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tion now provides no solution at all. Because the FCCC does not establish obligations that will reduce GHG emissions to levels compatible with "solving" the climate change problem, the United States and others should not rely on joint implementation credits at this point.

Advocates of flexible compliance programs such as joint implementation contend that environmental programs should set an environmental quality objective and then allow maximum fleixibility in the means permitted to meet the objective. However, the current FCCC does not meet the first condition: countries have not yet agreed to the substantial reductions in global GHG emissions required to protect against adverse climate impacts. Rather than setting a global GHG target and establishing country obligations compatible with achieving the target, the FCCC confines itself to a series of obligations that demonstrate the ability of parties to make some changes in the right direction.

The nature of the obligations under the FCCC would make it difficult, if not impossible, to establish a legitimate system of credits against current obligations through joint implementation projects (JIP). Credits by definition require quantification, yet many FCCC obligations are not quantified. For example, while Annex I countries have quantified initial targets for reducing GHG, they also have unquantified obligations to protect and enhance GHG sinks and reservoirs, as discussed above. Similarly, developing country parties have unquantified obligations to adopt programs containing measures to mitigate climate change, promote sustainable management of sinks and reservoirs, and take climate change into account in their policies and actions. (Art. 4, Par. 1(b),(d), (f)). Since parties have obligations that are not quantifiable, the question of which overseas projects may produce credits is complex and will not be resolved quickly.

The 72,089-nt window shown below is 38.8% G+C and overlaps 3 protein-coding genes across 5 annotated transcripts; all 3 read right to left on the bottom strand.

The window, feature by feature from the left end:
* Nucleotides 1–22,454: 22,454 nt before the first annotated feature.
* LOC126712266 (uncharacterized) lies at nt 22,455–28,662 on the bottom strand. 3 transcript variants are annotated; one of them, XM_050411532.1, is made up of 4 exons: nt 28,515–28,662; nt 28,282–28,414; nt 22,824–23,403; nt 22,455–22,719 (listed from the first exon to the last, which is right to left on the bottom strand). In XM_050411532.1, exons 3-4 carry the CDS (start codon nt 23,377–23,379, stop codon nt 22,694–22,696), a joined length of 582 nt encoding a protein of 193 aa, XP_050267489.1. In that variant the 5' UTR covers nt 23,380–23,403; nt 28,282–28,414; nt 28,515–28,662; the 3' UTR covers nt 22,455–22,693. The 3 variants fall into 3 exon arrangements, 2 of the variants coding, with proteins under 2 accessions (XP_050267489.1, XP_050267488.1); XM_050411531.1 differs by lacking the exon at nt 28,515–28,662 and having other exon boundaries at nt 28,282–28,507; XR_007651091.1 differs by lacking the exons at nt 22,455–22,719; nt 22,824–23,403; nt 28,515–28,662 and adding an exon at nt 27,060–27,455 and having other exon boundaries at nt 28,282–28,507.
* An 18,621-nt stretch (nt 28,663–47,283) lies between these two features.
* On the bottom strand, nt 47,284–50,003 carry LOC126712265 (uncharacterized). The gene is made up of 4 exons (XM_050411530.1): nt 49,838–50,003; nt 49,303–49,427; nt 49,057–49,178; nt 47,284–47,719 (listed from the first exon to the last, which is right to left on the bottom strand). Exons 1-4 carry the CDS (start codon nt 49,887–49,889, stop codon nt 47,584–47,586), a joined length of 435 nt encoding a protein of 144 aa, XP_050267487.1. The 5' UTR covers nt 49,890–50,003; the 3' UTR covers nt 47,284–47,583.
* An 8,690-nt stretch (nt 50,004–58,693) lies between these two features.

Some have argued that action taken in a developing country to reduce GHG emissions or protect sinks should be automatically creditable. This is clearly not correct under the FCCC. First, it is questionable whether the FCCC permits JIP with a party that lacks quantified obligations. Second, both Annex I and developing countries have programmatic obligations to carry out GHG reductions and sink measures in developing countries. The incremental costs of developing countries' Art. 4, Par. 1 duties must be funded by Annex II countries such as the U.S. (Art. 4, Par. 3.) Thus, no credit would accrue from the U.S. funding such Par. 1 measures. Criteria and mechanisms will have to be established to distinguish between measures required to satisfy a host country's Par. 1 duties and additional measures that go beyond those duties. The lack of quantified duties invites gaming to inflate credits and is certain to stimulate lengthy disputes. Both are additional reasons to avoid reliance on JIP measures to meet current U.S. GHG emission reduction commitments. As an example of such gaming, one large U.S. electric utility company has proposed that it should receive GHG credits for building a large new coal-fired power plant in a developing country. While such a new plant would add millions of tons of GHG annually to the atmosphere, the company claims it should receive credits because an even more polluting plant might have been built instead. By this logic a U.S. emitter could build an overseas plant increasing GHG by 10 million tons per year, argue that it could have built an 11 million ton plant, and then receive credits allowing it to emit an additional 1 million tons from its U.S. plants. Paper credit schemes like this would obviously frustrate GHG objectives and poison the well for even valid future use of JIP measures.